In the News
The number of computed tomographic (CT) scans performed in the United States has increased dramatically in recent years, and there's concern over a consequent increase in the risk of cancer in those patients. Fully evaluating the "long-term risks from CT scans directly would require very large-scale studies with lifelong follow-up," write the authors of a recent report, who used data on CT scans performed in 2007, risk-projection models, and insurance records to determine the risk of future cancer from CT scan exposure. The researchers determined that among the 72 million U.S. patients who underwent CT scanning in 2007, approximately 29,000 future cancers may be caused by the excess radiation they received.
According to the authors' calculations, about one-third of the projected cancers (the largest percentage) will likely occur in patients who were between the ages of 35 and 54 when the scans were performed, which runs contrary to conventional wisdom, which holds that pediatric patients are at greater risk. The study also found that two-thirds of the expected cancers are likely to arise in women because of the higher risk of lung and breast cancers associated with exposure of the chest to radiation. Researchers found that the area being scanned or the type of scan affected the risk, with the highest risk seen in those undergoing scans of the abdomen and chest CT angiography. The authors noted that these are estimates and that a direct correlation between CT scans and cancer hasn't been demonstrated, but they cited studies showing that large doses of radiation—like those delivered by numerous CT scans—do increase cancer risk.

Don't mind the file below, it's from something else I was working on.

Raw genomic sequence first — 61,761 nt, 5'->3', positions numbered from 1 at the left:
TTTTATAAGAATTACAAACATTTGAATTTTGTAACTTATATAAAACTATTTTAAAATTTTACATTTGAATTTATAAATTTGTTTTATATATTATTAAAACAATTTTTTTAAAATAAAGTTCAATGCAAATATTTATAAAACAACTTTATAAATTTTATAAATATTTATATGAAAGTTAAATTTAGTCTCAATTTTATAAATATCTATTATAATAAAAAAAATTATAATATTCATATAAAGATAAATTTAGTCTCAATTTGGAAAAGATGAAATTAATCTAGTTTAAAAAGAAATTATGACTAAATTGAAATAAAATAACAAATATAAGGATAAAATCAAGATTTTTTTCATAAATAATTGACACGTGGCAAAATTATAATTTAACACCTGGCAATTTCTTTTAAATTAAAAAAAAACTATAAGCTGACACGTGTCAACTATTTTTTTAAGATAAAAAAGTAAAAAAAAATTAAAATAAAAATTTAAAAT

Although many variables can influence such estimates and these types of projections can be difficult, Marita Lazzaro, an NP in the Cancer Prevention Center at M. D. Anderson Cancer Center in Houston, said that the study poses the question of whether we're using too many CT scans and defines the possible consequences of overuse. "Whenever we see a risk factor for cancer, we try to limit it as much as possible," she said. Echoing the study authors' own conclusions, she said she hoped that the study findings would make clinicians consider using other tests that use less radiation—or none.
Nurses should make sure that patients are aware of the risks associated with CT scans, keep abreast of research in this area, and talk with radiologists to determine the best options for patients. "What needs to be taken from this study is not that CT scans aren't good," Lazzaro said. "But we need to weigh the risk of treatment and testing against the benefit we might be getting."